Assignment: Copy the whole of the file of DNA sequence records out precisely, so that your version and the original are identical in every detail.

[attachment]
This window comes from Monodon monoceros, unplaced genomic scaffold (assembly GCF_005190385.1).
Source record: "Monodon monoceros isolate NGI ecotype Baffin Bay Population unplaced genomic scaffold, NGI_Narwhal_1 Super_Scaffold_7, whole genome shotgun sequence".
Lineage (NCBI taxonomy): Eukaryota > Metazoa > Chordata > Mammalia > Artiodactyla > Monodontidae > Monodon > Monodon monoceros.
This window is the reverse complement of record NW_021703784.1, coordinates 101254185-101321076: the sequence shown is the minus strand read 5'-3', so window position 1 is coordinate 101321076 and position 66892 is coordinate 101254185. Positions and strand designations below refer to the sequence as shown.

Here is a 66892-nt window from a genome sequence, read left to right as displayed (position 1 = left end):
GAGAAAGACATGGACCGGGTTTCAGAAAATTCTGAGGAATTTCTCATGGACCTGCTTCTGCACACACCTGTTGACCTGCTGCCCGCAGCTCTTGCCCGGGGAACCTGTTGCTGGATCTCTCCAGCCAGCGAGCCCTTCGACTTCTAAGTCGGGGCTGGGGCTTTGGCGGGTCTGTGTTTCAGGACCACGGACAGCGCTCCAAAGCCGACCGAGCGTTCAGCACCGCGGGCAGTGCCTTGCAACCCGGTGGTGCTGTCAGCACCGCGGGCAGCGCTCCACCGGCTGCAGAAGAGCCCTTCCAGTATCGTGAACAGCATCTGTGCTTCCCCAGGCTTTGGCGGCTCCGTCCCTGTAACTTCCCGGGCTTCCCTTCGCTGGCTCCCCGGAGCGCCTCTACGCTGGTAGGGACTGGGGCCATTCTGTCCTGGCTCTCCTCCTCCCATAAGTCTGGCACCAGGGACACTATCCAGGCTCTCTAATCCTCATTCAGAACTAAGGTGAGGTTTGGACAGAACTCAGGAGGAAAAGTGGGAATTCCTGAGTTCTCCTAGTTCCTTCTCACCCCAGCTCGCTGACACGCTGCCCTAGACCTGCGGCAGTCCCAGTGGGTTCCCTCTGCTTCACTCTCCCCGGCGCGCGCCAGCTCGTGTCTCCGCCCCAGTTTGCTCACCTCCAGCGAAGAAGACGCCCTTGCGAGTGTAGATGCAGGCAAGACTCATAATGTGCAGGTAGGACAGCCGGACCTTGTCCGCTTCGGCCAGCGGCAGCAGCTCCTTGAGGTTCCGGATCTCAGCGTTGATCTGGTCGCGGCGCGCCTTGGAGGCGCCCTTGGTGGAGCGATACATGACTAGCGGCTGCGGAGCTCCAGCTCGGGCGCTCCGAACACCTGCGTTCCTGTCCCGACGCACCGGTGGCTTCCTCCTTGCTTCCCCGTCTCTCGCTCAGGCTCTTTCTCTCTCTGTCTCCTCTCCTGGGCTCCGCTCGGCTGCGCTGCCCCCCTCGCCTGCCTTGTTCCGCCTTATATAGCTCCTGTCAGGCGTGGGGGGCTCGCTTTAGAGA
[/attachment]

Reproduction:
This window comes from Monodon monoceros, unplaced genomic scaffold (assembly GCF_005190385.1).
Source record: "Monodon monoceros isolate NGI ecotype Baffin Bay Population unplaced genomic scaffold, NGI_Narwhal_1 Super_Scaffold_7, whole genome shotgun sequence".
Lineage (NCBI taxonomy): Eukaryota > Metazoa > Chordata > Mammalia > Artiodactyla > Monodontidae > Monodon > Monodon monoceros.
This window is the reverse complement of record NW_021703784.1, coordinates 101254185-101321076: the sequence shown is the minus strand read 5'-3', so window position 1 is coordinate 101321076 and position 66892 is coordinate 101254185. Positions and strand designations below refer to the sequence as shown.

Here is a 66892-nt window from a genome sequence, read left to right as displayed (position 1 = left end):
GAGAAAGACATGGACCGGGTTTCAGAAAATTCTGAGGAATTTCTCATGGACCTGCTTCTGCACACACCTGTTGACCTGCTGCCCGCAGCTCTTGCCCGGGGAACCTGTTGCTGGATCTCTCCAGCCAGCGAGCCCTTCGACTTCTAAGTCGGGGCTGGGGCTTTGGCGGGTCTGTGTTTCAGGACCACGGACAGCGCTCCAAAGCCGACCGAGCGTTCAGCACCGCGGGCAGTGCCTTGCAACCCGGTGGTGCTGTCAGCACCGCGGGCAGCGCTCCACCGGCTGCAGAAGAGCCCTTCCAGTATCGTGAACAGCATCTGTGCTTCCCCAGGCTTTGGCGGCTCCGTCCCTGTAACTTCCCGGGCTTCCCTTCGCTGGCTCCCCGGAGCGCCTCTACGCTGGTAGGGACTGGGGCCATTCTGTCCTGGCTCTCCTCCTCCCATAAGTCTGGCACCAGGGACACTATCCAGGCTCTCTAATCCTCATTCAGAACTAAGGTGAGGTTTGGACAGAACTCAGGAGGAAAAGTGGGAATTCCTGAGTTCTCCTAGTTCCTTCTCACCCCAGCTCGCTGACACGCTGCCCTAGACCTGCGGCAGTCCCAGTGGGTTCCCTCTGCTTCACTCTCCCCGGCGCGCGCCAGCTCGTGTCTCCGCCCCAGTTTGCTCACCTCCAGCGAAGAAGACGCCCTTGCGAGTGTAGATGCAGGCAAGACTCATAATGTGCAGGTAGGACAGCCGGACCTTGTCCGCTTCGGCCAGCGGCAGCAGCTCCTTGAGGTTCCGGATCTCAGCGTTGATCTGGTCGCGGCGCGCCTTGGAGGCGCCCTTGGTGGAGCGATACATGACTAGCGGCTGCGGAGCTCCAGCTCGGGCGCTCCGAACACCTGCGTTCCTGTCCCGACGCACCGGTGGCTTCCTCCTTGCTTCCCCGTCTCTCGCTCAGGCTCTTTCTCTCTCTGTCTCCTCTCCTGGGCTCCGCTCGGCTGCGCTGCCCCCCTCGCCTGCCTTGTTCCGCCTTATATAGCTCCTGTCAGGCGTGGGGGGCTCGCTTTAGAGA